Catholic Monarch
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Catholic Monarch

The Latin title Rex Catholicissimus, rendered as Most Catholic King and Most Catholic Majesty, was awarded by the Pope to the Sovereigns of Spain. It was first used by Pope Alexander VI in the papal bull Inter caetera in 1493.

One of the rights of a "Most Catholic" queen - either regnant or consort - is the privilège du blanc, meaning that she may wear white when meeting the Pope rather than the normal black used by other consorts and heads of state.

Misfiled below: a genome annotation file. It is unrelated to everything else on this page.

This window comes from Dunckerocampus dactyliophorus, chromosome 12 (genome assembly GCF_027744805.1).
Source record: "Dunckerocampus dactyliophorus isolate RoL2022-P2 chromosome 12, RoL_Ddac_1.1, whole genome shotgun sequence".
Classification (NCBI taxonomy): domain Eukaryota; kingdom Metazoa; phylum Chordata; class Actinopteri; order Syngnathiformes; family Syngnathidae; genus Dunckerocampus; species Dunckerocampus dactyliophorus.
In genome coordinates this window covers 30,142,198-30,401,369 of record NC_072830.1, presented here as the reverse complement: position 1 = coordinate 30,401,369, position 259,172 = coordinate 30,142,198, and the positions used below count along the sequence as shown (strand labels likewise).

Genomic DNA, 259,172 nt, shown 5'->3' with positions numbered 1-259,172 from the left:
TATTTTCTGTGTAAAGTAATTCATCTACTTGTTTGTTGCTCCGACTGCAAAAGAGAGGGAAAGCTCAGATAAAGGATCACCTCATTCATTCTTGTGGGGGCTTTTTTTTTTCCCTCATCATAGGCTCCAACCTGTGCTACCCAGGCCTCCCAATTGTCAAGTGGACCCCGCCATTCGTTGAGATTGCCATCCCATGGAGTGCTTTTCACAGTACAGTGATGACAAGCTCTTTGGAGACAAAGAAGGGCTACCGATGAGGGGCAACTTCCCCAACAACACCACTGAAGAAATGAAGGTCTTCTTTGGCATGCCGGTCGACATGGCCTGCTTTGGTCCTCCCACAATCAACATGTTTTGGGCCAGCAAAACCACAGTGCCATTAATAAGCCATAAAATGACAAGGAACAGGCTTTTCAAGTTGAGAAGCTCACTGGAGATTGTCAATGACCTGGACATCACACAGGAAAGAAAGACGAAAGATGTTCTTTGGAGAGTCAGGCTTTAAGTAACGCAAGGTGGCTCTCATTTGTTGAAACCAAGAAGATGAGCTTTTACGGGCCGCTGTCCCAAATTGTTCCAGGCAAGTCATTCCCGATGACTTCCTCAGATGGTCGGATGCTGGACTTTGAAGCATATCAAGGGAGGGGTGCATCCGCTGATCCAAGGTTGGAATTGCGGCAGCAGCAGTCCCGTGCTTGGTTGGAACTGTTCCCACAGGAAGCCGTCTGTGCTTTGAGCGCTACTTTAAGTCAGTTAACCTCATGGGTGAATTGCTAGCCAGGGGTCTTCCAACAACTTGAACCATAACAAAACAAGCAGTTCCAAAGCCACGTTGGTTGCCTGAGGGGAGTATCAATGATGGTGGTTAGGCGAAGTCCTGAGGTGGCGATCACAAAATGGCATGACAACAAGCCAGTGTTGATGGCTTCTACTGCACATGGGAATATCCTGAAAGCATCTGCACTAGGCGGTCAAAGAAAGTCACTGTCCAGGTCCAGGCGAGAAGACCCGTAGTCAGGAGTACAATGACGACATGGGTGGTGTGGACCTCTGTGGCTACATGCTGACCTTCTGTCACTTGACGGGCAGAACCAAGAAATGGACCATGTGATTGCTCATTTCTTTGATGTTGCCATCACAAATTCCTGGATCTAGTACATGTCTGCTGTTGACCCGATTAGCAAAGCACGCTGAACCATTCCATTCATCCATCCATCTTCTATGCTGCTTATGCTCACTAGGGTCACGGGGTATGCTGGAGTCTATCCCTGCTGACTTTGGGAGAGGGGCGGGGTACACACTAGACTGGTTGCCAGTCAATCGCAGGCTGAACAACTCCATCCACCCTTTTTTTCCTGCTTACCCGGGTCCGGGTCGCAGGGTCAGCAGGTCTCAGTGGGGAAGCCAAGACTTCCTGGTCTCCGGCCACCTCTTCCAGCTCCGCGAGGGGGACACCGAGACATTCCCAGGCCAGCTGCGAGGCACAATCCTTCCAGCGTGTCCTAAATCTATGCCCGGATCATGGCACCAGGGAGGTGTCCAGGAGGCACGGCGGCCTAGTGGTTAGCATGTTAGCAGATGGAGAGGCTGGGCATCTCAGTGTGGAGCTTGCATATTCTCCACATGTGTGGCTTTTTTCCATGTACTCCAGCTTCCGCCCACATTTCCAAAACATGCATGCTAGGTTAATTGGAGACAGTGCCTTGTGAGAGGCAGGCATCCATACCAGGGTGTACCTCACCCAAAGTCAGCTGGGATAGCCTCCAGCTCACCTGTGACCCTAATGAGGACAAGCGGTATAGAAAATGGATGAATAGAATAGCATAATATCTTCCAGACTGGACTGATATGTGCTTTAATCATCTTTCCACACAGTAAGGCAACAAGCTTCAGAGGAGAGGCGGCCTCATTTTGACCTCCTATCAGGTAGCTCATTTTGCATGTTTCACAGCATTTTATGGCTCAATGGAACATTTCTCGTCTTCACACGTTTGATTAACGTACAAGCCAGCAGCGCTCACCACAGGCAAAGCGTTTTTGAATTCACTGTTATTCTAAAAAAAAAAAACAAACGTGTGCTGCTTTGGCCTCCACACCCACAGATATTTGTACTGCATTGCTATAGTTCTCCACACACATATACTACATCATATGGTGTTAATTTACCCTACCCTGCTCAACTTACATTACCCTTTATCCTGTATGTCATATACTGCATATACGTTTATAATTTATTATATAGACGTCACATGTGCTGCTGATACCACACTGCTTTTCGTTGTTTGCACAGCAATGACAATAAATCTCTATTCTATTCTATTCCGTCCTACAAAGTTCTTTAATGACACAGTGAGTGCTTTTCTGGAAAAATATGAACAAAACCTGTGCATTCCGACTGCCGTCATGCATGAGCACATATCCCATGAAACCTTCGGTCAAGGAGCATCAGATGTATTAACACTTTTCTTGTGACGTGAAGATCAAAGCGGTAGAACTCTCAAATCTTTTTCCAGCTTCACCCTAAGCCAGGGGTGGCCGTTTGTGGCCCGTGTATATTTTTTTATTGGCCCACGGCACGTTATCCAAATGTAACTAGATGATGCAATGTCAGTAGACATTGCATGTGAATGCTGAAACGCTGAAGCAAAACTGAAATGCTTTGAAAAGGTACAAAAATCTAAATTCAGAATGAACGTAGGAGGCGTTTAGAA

The best-known example of this title is the Catholic Monarchs (Los Reyes Católicos), used solely in reference to Isabella I of Castile and Ferdinand II of Aragon.

Similar titles

The monarchs of other countries have received similar titles from the pope:


  This article uses material from the Wikipedia page available here. It is released under the Creative Commons Attribution-Share-Alike License 3.0.



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